I was lucky to make a couple of portraits of the remaining three Raiders, and of the toast ceremony. On this Veteran's Day a year later, I raise my glass to these brave men, and to their great contribution that changed the course of World War II.
The March cover of Air & Space, with Col Bud Day on the cover.
I've had a keen interest in military aviation since childhood…when other kids were reading Curious George and other children's books, I was reading military biographies and books about World War II and Vietnam. I remember one summer day, when I was in about 3rd or 4th grade, while returning books to our local public library, one of the elderly librarians tried to usher me from the “grown up books” to the “kid's section” on the other side of the building. One of the other librarians quickly corrected her, “He's ok, Mabel….he just returned a book titled Guerilla Warfare and Terrorism. ” After that, Mabel left me alone. (I actually can't remember what her name was…… Mabel just seems like the perfect name for an old lady librarian).
I thought being a fighter pilot would be cool, I even requested info on the Air Force Academy at one point during junior high or early high school. 20/400 vision, however, and projectile vomiting during a simple Cessna 172 plane ride with a friend conspired to keep me out of the ejection seat.
After photographing the Doolittle Raiders a few years ago, one of my friends from the assignment, Matt Jolley, of Warbird Radio recommended me to some of the nice folks at Wings over Houston, the annual airshow here in the Houston area. I had mentioned to him an idea about a personal project, trying to photograph environmental portraits of notable pilots. The people with the autograph tent at WoH were nice enough to let me set up in their area and shoot simple, white background portraits of the pilots who were there signing autographs. I was able to photograph Col. Bud Anderson (a triple ace in the P-51 during WWII), Col. Dick Cole (Doolitle's co-pilot on the WWII Doolittle Raid on Tokyo), Gen. Boots Blesse (a famous Sabre jet ace from the Korean war) and several others during my weekend there. I was also lucky enough to meet and photograph former POW and Medal of Honor recipient Col. Bud Day.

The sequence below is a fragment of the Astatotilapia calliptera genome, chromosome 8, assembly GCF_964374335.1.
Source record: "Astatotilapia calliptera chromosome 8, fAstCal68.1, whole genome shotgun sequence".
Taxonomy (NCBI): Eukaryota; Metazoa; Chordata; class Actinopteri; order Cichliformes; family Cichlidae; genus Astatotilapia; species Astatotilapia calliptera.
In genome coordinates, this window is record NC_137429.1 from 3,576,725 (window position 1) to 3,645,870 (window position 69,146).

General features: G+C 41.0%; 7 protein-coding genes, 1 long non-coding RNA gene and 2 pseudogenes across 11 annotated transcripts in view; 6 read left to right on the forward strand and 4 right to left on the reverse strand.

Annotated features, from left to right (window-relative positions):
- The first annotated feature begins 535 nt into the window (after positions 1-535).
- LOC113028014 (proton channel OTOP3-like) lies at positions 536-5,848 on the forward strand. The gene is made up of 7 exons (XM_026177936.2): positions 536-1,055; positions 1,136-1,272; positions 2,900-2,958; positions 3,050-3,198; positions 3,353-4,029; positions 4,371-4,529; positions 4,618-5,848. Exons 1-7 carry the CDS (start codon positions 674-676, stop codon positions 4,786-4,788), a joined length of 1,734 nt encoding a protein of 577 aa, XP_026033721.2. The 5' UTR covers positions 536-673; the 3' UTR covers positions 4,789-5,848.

The photos were interesting facial studies, but I lamented the limitations of the white background. I would have loved to have captured each of them with their respective airplanes, but during mid-day sun at a packed airshow, it was just not in the cards.
The first shot we took, before sunrise on the field at Ellington.
Several months later, John Simmons, one of my buddies from the WoH event sent me an incredible video of Bud Day, eagerly climbing into the cockpit of an F-100 Super Sabre just like the one he had flown in Vietnam and going up for a flight! The video was from the Collings Foundation, a non-profit foundation that owns and maintains not just World War II era prop planes, but also several Vietnam era jets, at….get this…..Ellington Field in Houston, Texas. The F-100, painted just like Bud's Misty 1 Vietnam bird is one of two in the world in flying condition.